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Nabbing a gene for colorectal cancer.

With much fanfare last week, two separate research teams announced the discovery of a gene that underlies a common type of colon and rectal cancer. The advance may lead to a blood test that would identify people who have inherited the mutant form of this gene, the researchers say.

"The discovery of a cancer gene is a textbook example of the kinds of payoffs we can expect when we invest in basic research," says Health and Human Services Secretary Donna E. Shalala.

The gene in question appears to cause hereditary nonpolyposis colorectal cancer (HNPCC), one of the most common inherited diseases in humans. The hunt for a gene responsible for some cases of HNPCC intensified last spring when a team led by Bert Vogelstein of the Johns Hopkins University School of Medicine in Baltimore reported that the gene was located on a specific stretch of DNA along chromosome 2, one of the 23 pairs of human chromosomes (SN: 5/8/93, p.292).

Now, Vogelstein and his colleagues report they've zeroed in on the guilty gene, which resides on the short arm of chromosome 2. A second team, led by Richard Kolodner of the Dana-Farber Cancer Institute in Boston and Richard Fishel of the University of Vermont Medical School in Burlington, reports it has linked that gene to HNPCC. What's more, the gene is the human version of the MSH2 gene Kolodner had been studying in yeast. Those studies showed that MSH2 plays an important role in ensuring the fidelity of DNA replication.

Kolodner, Fishel, and their colleagues described their findings in the Dec. 3 CELL. Vogelsteins group will detail its work in the Dec. 17 issue of the same journal.

People with HNPCC, also known as Lynch syndrome, inherit the tendency to develop colorectal cancers, as well as stomach, uterine, and some other malignancies. Those who carry the mutant gene have about an 80 percent chance of getting such cancers, often before they reach the age of 50.

For Henry T. Lynch, the oncologist who first described this syndrome, the discovery of a gene for HNPCC represents a dream come true. Lynch's theory that HNPCC is inherited met with much skepticism when presented at a scientific meeting in 1964, he recalls. But he never gave up, telling his patients: "One of these days, we're going to get the gene."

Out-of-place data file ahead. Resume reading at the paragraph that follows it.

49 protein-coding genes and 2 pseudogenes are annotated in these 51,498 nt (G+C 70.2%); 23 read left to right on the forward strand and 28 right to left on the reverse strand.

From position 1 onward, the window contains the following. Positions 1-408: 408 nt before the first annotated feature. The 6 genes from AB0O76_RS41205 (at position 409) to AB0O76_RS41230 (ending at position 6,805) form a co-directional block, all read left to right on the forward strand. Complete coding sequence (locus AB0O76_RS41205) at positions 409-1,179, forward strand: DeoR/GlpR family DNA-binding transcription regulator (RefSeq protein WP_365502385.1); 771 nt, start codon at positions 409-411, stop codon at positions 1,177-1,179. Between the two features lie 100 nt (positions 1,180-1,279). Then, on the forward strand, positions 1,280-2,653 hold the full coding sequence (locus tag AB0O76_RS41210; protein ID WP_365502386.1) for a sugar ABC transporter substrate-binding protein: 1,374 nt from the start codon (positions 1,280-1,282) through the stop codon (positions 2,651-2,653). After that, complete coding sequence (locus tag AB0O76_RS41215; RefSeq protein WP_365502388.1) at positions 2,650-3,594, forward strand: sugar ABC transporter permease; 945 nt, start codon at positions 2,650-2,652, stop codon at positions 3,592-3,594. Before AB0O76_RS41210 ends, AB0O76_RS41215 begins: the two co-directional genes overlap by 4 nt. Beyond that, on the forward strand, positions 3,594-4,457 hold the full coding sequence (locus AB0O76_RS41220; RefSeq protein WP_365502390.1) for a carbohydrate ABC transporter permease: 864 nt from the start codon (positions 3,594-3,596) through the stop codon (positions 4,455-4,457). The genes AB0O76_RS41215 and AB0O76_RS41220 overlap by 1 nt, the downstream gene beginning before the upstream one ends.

That day has finally dawned, says Lynch, who is at Creighton University School of Medicine in Omaha, Neb. Lynch is a coauthor of the Dec. 17 paper, along with Vogelstein, Stanley R. Hamilton, also of Johns Hopkins, Jeffrey M. Trent of the National Center for Human Genome Research in Bethesda, Md., and others.

Trent says the team began its search by snipping out the region of DNA that had been targeted in May. They then compared DNA sequences from this crucial segment to genes known to reside in that area of chromosome 2. The researchers ruled out several genes before hitting pay dirt with the MSH2 gene. When they examined tumor cells taken from patients with HNPCC, the researchers discovered mutations in the MSH2 gene.

A number of scientists working with yeast and bacteria have shown that the gene directs the production of a protein that homes in on errors that arise when a cell divides and copies its DNA. When working properly, this protein flags the mistakes and alerts the cell's repair machinery to fix any errors in the base pairs that make up each DNA molecule.

MSH2's function fits with another finding, also reported by Vogelsteins group last May. They had shown that the DNA obtained from HNPCC tumor samples exhibited a curious series of errors, indicating that the cellular DNA repair mechanism may have gone awry

That finding electrified Fishel and Kolodner, who had already started to focus on the human version of the MSH2 gene, believing that it might cause human disease. They knew that mutations in the MSH2 gene result in the same kinds of DNA errors in yeast that Vogelsteins group found in human tumor tissue.

"We switched into high gear," Kolodner says. Rather than laboriously hunt through the DNA looking for candidate genes, Fishel and Kolodner's group started with the hypothesis that a flaw in the MSH2 gene causes Lynch syndrome in humans. Indeed, they found that people with HNPCC have a mutation in the MSH2 gene on chromosome 2.

Eventually, researchers hope to use the information about the MSH2 gene to develop a therapeutic approach to ward off inherited cancers. For the near future, however, the research may bring some HNPCC family members relief in the form of a blood test, Lynch says.

With a blood test, doctors could rule out this syndrome in people who have not inherited the flawed gene. For people who do have the mutant gene, knowledge of that cancer risk should lead to frequent screens for cancer, including a procedure that identifies precancerous changes in the colon, says Francis Collins, director of the National Center for Human Genome Research. That should help prevent this "terrible disease" for many people with the mutant gene, he adds.
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Title Annotation:gene that causes hereditary nonpolyposis colorectal cancer identified
Author:Fackelmann, Kathy A.
Publication:Science News
Date:Dec 11, 1993
Previous Article:Scientific misconduct: not so rare?
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